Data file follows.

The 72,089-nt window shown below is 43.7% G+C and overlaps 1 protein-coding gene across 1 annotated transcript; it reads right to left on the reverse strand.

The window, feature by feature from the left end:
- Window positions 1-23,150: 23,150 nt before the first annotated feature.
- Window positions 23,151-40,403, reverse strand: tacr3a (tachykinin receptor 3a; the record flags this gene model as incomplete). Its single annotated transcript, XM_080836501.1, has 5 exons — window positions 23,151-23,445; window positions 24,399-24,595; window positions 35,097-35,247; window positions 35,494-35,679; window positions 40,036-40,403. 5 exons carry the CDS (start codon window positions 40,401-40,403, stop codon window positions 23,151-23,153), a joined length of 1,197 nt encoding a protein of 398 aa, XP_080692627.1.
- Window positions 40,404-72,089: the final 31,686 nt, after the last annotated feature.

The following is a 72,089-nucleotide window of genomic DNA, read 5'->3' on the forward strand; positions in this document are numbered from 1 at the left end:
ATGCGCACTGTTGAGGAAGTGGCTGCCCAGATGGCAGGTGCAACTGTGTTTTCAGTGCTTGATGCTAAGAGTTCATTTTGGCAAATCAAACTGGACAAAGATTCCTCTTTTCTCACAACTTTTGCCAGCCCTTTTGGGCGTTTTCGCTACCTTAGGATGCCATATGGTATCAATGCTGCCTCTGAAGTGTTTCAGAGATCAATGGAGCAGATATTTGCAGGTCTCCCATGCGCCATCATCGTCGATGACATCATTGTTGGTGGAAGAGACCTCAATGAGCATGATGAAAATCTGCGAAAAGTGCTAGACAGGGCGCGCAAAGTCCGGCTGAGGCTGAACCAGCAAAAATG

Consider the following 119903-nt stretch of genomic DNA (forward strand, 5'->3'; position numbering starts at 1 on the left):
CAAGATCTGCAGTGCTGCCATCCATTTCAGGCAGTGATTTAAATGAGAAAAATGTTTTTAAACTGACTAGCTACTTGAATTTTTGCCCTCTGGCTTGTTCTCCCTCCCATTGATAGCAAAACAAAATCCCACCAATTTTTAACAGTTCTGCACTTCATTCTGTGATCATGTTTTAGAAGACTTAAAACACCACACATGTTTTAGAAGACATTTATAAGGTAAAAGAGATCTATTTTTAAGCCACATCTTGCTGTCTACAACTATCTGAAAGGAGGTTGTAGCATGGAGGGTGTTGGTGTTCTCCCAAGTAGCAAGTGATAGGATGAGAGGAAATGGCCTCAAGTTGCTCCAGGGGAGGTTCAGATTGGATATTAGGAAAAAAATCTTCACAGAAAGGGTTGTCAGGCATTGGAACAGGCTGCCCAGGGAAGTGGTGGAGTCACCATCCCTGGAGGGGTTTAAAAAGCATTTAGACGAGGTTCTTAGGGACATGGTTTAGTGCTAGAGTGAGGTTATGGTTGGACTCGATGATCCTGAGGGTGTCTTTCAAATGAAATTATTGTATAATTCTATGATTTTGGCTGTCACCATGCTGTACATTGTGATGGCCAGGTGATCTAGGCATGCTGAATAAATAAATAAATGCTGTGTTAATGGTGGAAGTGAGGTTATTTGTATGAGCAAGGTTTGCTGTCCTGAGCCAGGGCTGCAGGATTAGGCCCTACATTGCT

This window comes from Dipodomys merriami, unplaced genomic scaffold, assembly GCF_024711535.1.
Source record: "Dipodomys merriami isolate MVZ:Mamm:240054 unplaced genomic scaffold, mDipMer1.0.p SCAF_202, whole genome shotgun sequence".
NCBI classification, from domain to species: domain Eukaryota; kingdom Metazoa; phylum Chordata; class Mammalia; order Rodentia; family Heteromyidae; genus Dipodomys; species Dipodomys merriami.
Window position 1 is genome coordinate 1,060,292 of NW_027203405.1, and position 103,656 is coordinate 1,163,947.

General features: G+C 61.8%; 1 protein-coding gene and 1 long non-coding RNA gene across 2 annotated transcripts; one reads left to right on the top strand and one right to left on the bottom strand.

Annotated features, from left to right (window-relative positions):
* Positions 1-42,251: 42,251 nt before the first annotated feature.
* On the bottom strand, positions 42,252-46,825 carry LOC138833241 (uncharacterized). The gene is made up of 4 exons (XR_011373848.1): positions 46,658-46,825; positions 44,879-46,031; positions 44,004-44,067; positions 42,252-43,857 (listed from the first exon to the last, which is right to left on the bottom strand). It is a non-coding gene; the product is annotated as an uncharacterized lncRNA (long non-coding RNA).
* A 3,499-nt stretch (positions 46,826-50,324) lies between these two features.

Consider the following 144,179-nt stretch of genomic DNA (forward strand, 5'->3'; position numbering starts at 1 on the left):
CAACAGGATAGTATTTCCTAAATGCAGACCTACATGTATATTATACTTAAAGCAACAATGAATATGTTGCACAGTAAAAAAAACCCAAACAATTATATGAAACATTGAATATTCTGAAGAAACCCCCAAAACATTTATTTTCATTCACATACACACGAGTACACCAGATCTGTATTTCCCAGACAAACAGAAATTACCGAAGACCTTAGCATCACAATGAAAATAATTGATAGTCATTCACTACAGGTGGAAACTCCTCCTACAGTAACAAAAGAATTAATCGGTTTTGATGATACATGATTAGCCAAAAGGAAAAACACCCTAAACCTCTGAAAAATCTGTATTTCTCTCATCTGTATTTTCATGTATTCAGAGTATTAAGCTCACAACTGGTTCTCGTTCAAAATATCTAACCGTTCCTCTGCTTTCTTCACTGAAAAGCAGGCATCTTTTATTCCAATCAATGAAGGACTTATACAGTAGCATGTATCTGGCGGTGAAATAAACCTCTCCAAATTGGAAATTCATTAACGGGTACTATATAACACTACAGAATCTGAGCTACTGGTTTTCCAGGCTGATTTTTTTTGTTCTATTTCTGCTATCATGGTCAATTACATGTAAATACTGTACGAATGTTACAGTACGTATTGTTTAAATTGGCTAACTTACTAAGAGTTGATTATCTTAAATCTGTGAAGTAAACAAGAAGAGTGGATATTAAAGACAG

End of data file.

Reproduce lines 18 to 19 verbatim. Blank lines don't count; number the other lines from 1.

* A 3,499-nt stretch (positions 46,826-50,324) lies between these two features.

Consider the following 144,179-nt stretch of genomic DNA (forward strand, 5'->3'; position numbering starts at 1 on the left):